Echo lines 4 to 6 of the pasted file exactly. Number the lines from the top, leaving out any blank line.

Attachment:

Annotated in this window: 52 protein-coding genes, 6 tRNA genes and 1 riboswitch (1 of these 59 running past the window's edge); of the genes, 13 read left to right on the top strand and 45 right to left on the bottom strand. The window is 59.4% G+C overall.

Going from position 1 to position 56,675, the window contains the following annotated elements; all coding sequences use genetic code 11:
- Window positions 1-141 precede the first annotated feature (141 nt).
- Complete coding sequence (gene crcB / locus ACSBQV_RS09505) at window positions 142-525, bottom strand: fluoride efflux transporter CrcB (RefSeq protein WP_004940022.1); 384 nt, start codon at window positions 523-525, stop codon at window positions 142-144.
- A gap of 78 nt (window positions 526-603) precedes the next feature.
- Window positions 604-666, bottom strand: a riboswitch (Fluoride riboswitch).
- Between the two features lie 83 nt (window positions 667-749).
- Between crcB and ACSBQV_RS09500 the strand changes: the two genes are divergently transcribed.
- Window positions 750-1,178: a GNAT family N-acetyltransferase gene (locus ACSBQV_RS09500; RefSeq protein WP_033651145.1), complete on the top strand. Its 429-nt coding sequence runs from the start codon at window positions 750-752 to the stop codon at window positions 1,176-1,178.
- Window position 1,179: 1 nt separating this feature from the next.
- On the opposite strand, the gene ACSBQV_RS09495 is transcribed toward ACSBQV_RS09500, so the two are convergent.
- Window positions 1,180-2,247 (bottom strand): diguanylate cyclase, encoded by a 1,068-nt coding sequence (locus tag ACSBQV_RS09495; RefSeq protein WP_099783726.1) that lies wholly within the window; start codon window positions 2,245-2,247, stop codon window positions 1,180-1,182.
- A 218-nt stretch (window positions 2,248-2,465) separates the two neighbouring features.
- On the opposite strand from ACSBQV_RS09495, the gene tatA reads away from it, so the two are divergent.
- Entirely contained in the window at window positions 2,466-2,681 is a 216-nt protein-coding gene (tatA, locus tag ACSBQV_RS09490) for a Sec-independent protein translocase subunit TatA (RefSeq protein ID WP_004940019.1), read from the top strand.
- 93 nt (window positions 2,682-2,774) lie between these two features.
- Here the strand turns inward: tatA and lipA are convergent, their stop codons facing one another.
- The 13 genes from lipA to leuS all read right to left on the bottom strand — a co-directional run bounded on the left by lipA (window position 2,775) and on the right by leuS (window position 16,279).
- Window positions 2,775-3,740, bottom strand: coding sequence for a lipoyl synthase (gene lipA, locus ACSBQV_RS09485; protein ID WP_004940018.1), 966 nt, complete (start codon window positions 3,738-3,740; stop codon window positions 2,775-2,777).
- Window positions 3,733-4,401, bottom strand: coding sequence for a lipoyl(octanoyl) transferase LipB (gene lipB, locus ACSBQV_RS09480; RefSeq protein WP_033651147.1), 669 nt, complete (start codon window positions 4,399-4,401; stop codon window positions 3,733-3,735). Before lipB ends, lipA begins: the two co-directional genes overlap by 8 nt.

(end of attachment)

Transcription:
- Complete coding sequence (gene crcB / locus ACSBQV_RS09505) at window positions 142-525, bottom strand: fluoride efflux transporter CrcB (RefSeq protein WP_004940022.1); 384 nt, start codon at window positions 523-525, stop codon at window positions 142-144.
- A gap of 78 nt (window positions 526-603) precedes the next feature.
- Window positions 604-666, bottom strand: a riboswitch (Fluoride riboswitch).